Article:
Science Fiction

Raven Stratagem – Yoon Ha Lee

5 Stars

I was given an eARC by NetGalley in exchange for my honest review. 

Prepare for your eyeballs to be replaced by question marks. Raven Stratagem, the second in the Machineries of Empire duology(?) by Yoon Ha Lee is just as confusing and satisfying as the first book, Ninefox Gambit, was.

NetGalley’s synopsis:

War. Heresy. Madness.

Shuos Jedao is unleashed. The long-dead general, preserved with exotic technologies as a weapon, has possessed the body of gifted young captain Kel Cheris.

Now, General Kel Khiruev’s fleet, racing to the Severed March to stop a fresh enemy incursion, has fallen under Jedao’s sway. Only Khiruev’s aide, Lieutenant Colonel Kel Brezan, is able to shake off the influence of the brilliant but psychotic Jedao.

The rogue general seems intent on defending the hexarchate, but can Khiruev—or Brezan—trust him? For that matter, can they trust Kel Command, or will their own rulers wipe out the whole swarm to destroy one man?

Well, those first three words do sum up the novel quite succinctly.

Despite reading the first book only weeks ago for the Hugo ballots, I was unprepared for Raven Stratagem. I thought I had finally grasped the terminology and concepts introduced in Ninefox Gambit – calendrical warfare, rot and swords, heresy, the broad strokes of the societal structure. That was just the 101. Raven Stratagem lobs even more terminology and complex social structure at the reader. I found myself rereading sections over and over again to parse their meaning. But despite having permanent question marks for eyes while reading, I didn’t want to put the book down.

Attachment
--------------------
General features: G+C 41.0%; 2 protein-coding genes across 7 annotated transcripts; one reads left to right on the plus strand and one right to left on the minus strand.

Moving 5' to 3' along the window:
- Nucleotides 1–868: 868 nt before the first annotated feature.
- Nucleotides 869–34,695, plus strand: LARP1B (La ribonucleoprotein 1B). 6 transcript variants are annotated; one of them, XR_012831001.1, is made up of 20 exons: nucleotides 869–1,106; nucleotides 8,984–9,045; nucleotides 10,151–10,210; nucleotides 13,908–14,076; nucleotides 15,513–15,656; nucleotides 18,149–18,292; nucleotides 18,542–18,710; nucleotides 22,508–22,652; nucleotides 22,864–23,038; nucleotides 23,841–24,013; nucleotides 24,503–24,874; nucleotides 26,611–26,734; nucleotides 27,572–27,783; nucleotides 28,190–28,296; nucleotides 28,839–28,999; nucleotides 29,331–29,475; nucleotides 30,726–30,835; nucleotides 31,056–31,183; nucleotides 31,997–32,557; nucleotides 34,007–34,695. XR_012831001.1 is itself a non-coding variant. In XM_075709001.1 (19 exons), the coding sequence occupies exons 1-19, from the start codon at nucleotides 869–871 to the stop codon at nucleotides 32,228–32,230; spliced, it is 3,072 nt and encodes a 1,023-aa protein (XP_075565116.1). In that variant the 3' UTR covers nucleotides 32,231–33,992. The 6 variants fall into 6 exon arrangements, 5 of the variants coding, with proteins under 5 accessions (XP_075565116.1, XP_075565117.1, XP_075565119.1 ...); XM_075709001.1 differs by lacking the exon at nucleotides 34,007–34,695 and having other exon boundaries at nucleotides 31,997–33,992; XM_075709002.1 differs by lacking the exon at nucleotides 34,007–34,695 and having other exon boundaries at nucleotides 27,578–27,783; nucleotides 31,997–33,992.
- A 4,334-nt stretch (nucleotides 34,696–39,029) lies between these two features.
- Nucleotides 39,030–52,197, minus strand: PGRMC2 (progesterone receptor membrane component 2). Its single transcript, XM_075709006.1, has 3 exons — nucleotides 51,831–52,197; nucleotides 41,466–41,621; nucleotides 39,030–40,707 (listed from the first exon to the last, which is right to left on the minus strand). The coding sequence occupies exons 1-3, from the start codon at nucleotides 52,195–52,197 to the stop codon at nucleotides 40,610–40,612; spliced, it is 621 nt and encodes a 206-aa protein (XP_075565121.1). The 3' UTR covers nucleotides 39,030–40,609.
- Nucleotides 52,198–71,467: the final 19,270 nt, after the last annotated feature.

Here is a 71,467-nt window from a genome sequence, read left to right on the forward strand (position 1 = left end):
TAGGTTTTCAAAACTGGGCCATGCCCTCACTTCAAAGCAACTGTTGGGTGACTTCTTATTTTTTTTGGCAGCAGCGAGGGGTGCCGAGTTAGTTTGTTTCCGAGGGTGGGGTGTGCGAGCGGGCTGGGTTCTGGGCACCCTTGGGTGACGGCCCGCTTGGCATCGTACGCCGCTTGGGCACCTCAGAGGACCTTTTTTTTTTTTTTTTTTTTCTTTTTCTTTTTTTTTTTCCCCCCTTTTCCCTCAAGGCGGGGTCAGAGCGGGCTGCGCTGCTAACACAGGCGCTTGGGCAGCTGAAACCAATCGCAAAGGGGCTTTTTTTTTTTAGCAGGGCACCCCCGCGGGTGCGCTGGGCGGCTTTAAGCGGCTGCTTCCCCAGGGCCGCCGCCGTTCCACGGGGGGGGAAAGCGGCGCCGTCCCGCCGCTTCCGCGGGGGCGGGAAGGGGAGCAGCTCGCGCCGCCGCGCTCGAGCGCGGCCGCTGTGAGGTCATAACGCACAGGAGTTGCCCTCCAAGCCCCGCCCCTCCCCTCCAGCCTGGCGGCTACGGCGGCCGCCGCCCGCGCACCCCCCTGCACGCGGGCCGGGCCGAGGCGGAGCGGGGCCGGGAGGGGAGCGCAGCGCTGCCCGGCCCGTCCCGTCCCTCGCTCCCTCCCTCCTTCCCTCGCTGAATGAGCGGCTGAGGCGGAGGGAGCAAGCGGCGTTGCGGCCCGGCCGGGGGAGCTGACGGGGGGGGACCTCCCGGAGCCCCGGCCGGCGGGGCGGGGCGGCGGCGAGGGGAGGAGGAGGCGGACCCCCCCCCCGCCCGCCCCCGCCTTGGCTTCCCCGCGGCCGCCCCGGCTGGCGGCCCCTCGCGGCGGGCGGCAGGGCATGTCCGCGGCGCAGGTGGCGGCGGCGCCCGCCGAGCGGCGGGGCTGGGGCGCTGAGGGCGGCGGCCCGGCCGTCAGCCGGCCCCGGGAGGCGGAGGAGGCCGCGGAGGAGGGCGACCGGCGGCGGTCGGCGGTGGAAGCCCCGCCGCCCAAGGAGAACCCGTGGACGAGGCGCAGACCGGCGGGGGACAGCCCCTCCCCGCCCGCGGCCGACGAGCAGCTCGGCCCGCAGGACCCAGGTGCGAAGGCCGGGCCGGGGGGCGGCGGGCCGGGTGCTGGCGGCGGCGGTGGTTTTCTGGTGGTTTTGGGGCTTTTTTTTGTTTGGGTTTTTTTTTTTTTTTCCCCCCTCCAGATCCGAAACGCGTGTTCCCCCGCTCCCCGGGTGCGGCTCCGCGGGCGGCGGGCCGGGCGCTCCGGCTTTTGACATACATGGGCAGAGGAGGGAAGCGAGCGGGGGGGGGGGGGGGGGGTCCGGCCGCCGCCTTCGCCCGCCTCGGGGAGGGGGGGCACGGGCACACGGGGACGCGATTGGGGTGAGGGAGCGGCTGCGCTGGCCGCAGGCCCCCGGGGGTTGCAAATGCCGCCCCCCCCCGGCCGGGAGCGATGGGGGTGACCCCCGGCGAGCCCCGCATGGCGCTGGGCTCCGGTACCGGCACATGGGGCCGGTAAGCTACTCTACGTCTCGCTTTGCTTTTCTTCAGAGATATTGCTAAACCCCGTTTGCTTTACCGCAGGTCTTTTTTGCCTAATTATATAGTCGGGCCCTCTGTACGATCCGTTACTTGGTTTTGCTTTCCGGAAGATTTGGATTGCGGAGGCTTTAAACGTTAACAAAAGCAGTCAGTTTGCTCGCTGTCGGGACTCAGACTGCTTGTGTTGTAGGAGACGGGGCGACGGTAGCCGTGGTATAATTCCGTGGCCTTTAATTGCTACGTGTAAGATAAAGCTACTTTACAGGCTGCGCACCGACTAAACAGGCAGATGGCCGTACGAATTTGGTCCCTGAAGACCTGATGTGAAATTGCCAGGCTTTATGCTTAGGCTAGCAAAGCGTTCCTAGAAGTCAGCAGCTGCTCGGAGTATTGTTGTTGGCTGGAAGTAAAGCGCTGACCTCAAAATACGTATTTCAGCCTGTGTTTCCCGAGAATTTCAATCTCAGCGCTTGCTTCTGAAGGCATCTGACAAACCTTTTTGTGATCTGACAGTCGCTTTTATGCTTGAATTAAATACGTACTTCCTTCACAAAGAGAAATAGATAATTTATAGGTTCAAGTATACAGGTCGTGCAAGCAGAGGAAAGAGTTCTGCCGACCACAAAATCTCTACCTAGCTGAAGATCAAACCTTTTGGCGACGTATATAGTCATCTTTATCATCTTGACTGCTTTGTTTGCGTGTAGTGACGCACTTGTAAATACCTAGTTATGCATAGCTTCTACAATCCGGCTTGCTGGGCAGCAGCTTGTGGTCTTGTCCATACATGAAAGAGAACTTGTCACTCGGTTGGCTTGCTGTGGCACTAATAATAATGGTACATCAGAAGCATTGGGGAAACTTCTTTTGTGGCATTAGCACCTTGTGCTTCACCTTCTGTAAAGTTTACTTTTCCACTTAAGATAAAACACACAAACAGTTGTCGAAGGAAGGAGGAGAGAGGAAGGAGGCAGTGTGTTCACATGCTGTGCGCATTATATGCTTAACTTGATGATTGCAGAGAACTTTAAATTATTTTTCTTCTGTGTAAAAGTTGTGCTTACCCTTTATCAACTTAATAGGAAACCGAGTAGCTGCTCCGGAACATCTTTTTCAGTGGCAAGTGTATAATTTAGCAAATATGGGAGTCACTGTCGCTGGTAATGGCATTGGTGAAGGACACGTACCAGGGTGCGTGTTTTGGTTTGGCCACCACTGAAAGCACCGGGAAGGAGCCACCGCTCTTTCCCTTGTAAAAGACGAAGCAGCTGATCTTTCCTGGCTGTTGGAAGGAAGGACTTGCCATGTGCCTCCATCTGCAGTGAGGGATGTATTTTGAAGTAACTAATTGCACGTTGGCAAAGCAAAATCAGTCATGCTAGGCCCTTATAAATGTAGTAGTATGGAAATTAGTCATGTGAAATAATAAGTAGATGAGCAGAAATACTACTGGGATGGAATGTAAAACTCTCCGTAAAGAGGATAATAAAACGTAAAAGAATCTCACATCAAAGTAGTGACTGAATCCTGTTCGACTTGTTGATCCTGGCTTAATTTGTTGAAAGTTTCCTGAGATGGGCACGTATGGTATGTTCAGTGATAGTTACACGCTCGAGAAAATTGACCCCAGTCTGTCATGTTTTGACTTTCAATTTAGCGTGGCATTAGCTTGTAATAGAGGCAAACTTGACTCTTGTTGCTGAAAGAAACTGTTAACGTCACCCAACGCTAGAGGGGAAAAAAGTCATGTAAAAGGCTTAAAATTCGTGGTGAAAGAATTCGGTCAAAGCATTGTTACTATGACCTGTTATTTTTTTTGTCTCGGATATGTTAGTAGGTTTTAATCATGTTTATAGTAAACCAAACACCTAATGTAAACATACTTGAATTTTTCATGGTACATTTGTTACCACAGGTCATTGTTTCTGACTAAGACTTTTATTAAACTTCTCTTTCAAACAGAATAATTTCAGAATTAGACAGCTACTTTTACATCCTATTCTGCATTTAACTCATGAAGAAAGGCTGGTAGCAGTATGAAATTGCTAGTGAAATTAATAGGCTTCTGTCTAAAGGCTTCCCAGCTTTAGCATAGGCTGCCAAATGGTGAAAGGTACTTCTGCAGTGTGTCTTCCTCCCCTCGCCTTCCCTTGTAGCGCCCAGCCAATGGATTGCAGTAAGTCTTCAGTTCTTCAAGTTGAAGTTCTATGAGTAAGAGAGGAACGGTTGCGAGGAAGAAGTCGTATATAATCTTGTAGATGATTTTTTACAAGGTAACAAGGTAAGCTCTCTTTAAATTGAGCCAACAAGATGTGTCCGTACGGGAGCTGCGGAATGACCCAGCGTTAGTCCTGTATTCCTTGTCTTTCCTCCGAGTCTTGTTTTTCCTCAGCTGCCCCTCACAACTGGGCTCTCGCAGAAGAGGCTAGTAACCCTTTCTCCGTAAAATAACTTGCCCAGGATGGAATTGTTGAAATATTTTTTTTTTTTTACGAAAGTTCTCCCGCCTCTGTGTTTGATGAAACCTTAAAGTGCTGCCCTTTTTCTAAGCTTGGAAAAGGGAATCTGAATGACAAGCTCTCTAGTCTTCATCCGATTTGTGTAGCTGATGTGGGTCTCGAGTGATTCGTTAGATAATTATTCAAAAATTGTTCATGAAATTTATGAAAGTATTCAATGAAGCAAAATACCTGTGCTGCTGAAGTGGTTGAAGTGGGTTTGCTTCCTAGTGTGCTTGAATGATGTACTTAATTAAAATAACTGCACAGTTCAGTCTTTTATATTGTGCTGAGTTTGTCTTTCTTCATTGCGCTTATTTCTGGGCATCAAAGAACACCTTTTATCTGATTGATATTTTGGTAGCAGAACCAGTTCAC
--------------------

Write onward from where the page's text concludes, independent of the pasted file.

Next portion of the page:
Ninefox Gambit ended with such a twist that I fully expected that to be the case here and I was not disappointed! I was expecting a twist and even though I was looking for clues, I was still surprised when it happened. Once the twist(s) were revealed, a number of details added up and I saw the trail of breadcrumbs Yoon Ha Lee left for the reader to find.

I found the characters to be really compelling and well developed with strong individual personalities and motivations. Yoon Ha Lee doesn’t spend a lot of time spelling things out for us as readers, which does lead to some confusion on a conceptual scale, when applied to characters he does an excellent job of showing us why characters behave the way they do.

Even in novel about war Yoon Ha Lee finds the space to be inclusive. The society he’s built has a fluid relationship with gender and pronouns and sexual identity. Family structures aren’t limited to one or two parents – they’re open to any number of parents of any combination of genders.

Ninefox Gambit and Raven Stratagem are books I can see myself rereading again and again, while I look for clues I missed the first time around.

Raven Stratagem is the second book in the Machineries of Empire series and was released June 13, 2017. I believe it is the final book.


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